Who cares. Where is the discussion of:

  • the role of the Term Funding Facility, what it should buy and how much;
  • quantitative easing, what it should buy and how much;
  • the future structure of the economy under the virus, Chinese decoupling and the role of the Australian dollar;
  • the Depressionberg Unstimulus, fiscal and MMT;
  • the role of APRA and macroprudential policy.

Why even mention the cash rate? It’s finished as a policy tool. Instead of recognising this basic fact, The Shadow wants to keep it alive by doing entirely irrelevant 5bps increments.

The Shadow has always been more PR vehicle that entity of substance, especially for the gormless AFR, but now it is intellectually bankrupt, shutting down debate instead of opening it up. And for what?

Disband it.

David Llewellyn-Smith


  1. Serge UpwardsMEMBER

    Pot calling the kettle black there DLS. You are both morally and intellectually bankrupt. Your latest piece of drivel only underscores that point.

    To put it bluntly, savers have to take it for the team. And why not? Most of them are old…….

    • Yes, perhaps I’m a little old school and my understanding of economics a little dated but I was always of the understanding that savings form the bedrock of economic progress. If I’m wrong, then fine, but if my understanding is correct then we are heading for the cliff face at an eye-watering rate.

  2. I don’t know why the RBA is independent of government. It seems undemocratic that such an institution has no input from those it rules. The decisions it makes, by controlling interest rates, the RBA controls the price of housing and the amount of money that flows from the citizenry to the bank bondholders and shareholders. So far legacy Australian workers have done very poorly out of this arrangement unless they are part of the FIRE economy. Legacy young people do extremely badly out of this as they are required to take on enormous mortgages to purchase a house. They pay for the mortgages at high marginal rates of tax, only after they have a deposit , which means having children is put off until later years. The result is a reduction in family formation and number, and population replacement.These are matters over which governments do not exercise control, but it is delegated to unelected officials on high salaries. Disproportionate power is exercised by the RBA which act as proxies of asset holders, especially international bondholding ones. Look where the main proceeds of the covid money printing went. Not to the taxpayers. Bugger em. Sack the lot. Let treasury run it and the politicians can re-assume responsibility for the portfolio. That way the citizens and the taxpayers would not be an afterthought.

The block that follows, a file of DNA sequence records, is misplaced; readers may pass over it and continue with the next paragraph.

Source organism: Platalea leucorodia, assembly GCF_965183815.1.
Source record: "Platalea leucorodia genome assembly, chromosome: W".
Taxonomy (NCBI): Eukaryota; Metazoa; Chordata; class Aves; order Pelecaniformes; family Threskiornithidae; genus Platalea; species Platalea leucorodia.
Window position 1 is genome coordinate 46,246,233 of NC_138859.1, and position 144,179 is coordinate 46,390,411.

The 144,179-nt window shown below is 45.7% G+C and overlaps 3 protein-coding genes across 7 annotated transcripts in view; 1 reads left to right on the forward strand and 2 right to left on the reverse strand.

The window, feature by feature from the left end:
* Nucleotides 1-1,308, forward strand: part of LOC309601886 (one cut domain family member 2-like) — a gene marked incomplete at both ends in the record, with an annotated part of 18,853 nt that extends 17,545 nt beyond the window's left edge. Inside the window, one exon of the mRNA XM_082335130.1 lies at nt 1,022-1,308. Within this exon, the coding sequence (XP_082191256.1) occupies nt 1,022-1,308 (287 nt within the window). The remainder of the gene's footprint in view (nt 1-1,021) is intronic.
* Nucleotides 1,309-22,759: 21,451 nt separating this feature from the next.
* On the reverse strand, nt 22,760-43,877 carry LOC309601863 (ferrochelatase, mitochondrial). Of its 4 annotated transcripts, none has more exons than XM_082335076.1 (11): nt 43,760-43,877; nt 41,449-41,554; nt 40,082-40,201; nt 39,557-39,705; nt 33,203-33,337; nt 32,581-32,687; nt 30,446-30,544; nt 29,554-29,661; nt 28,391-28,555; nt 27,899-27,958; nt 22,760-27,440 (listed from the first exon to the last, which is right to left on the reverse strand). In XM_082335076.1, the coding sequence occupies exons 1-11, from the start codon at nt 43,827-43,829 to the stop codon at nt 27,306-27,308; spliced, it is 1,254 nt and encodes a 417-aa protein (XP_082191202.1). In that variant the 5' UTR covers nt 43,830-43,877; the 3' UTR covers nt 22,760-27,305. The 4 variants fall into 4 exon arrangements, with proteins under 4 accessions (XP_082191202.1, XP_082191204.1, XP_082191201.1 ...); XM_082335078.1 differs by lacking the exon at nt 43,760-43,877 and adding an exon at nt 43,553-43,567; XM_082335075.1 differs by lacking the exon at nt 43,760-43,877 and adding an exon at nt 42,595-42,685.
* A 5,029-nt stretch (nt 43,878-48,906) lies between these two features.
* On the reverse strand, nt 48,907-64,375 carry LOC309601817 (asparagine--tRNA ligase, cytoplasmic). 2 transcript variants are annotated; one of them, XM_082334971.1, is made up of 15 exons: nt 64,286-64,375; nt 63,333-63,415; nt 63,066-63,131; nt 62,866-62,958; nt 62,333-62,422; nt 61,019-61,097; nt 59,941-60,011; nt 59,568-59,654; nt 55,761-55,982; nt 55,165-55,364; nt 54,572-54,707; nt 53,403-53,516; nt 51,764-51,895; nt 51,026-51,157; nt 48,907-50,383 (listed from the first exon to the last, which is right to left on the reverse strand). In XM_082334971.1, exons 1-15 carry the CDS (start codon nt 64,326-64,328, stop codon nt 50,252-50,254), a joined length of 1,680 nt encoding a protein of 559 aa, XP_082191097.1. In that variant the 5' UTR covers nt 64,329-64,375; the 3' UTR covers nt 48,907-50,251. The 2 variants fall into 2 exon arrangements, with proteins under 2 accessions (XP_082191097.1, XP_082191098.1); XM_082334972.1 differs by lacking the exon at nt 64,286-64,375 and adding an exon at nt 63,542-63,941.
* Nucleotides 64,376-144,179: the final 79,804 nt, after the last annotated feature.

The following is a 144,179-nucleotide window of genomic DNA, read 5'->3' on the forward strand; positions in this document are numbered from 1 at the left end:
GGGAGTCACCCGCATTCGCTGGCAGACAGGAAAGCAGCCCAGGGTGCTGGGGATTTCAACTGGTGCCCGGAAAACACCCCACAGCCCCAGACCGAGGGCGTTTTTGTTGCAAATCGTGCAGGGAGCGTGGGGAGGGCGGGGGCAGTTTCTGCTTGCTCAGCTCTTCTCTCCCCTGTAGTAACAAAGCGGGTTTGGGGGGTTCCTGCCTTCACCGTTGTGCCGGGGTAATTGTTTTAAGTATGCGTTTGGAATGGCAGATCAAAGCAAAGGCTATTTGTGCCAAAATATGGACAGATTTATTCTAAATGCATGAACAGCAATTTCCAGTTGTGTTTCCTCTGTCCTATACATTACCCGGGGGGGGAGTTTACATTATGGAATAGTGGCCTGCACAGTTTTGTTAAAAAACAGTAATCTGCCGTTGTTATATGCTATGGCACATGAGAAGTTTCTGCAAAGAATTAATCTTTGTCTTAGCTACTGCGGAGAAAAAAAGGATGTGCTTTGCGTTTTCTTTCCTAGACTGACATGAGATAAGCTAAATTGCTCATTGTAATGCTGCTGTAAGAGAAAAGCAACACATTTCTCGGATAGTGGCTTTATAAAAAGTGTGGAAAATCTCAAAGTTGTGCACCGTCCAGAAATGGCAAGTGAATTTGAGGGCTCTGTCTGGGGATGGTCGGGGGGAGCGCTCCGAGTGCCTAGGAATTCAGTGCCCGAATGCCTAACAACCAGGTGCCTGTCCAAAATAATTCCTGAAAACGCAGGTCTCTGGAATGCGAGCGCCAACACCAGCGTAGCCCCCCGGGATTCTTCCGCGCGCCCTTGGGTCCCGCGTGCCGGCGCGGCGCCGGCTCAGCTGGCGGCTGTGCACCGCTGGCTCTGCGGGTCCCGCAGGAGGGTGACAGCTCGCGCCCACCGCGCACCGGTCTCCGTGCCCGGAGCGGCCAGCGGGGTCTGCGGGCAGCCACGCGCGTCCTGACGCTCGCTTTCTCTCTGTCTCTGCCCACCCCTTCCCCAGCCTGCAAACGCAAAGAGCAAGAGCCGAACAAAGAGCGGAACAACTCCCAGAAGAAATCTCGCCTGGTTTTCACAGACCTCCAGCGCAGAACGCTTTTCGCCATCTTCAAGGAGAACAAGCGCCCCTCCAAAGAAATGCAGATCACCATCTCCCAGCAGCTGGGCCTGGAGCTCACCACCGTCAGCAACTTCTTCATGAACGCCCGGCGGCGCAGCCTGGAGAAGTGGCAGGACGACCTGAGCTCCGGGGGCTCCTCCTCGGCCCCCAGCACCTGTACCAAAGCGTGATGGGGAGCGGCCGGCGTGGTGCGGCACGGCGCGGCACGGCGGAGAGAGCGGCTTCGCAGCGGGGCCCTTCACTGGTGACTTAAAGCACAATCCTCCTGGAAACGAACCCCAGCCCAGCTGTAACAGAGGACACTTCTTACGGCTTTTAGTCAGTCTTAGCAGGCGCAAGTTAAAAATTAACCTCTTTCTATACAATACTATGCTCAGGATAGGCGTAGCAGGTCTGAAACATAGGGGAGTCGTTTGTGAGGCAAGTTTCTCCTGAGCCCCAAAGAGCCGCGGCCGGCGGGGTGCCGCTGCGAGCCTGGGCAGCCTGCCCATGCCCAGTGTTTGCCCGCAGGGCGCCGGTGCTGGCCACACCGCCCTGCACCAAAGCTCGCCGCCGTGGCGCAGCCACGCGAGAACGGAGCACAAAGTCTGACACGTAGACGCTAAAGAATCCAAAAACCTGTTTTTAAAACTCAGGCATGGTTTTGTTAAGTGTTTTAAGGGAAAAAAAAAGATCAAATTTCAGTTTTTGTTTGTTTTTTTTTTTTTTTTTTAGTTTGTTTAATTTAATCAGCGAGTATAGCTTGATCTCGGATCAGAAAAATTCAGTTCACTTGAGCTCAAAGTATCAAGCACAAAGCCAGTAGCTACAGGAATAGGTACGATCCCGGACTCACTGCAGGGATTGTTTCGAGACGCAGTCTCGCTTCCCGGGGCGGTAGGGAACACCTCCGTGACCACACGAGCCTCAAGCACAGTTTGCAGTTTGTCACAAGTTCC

• they put off family formation until later years and have less children as well.

      all good as then this supports the immigration case (which I disagree with but from an RBA perspective its win / win)

      • Particularly hard on the elderly parents, especially female. No taxation without representation.

  3. Whose actually on this committee? A bunch of second-rate academics and bank economists I’m guessing. The former with absolutely no skin in the game on their tenured salaries, the latter just doing their masters bidding…

  4. Jumping jack flash

    Cash rate finished?
    Not on your life. Wait until NIRP. Just a bit longer….

    Just until Phil gets comfortable with it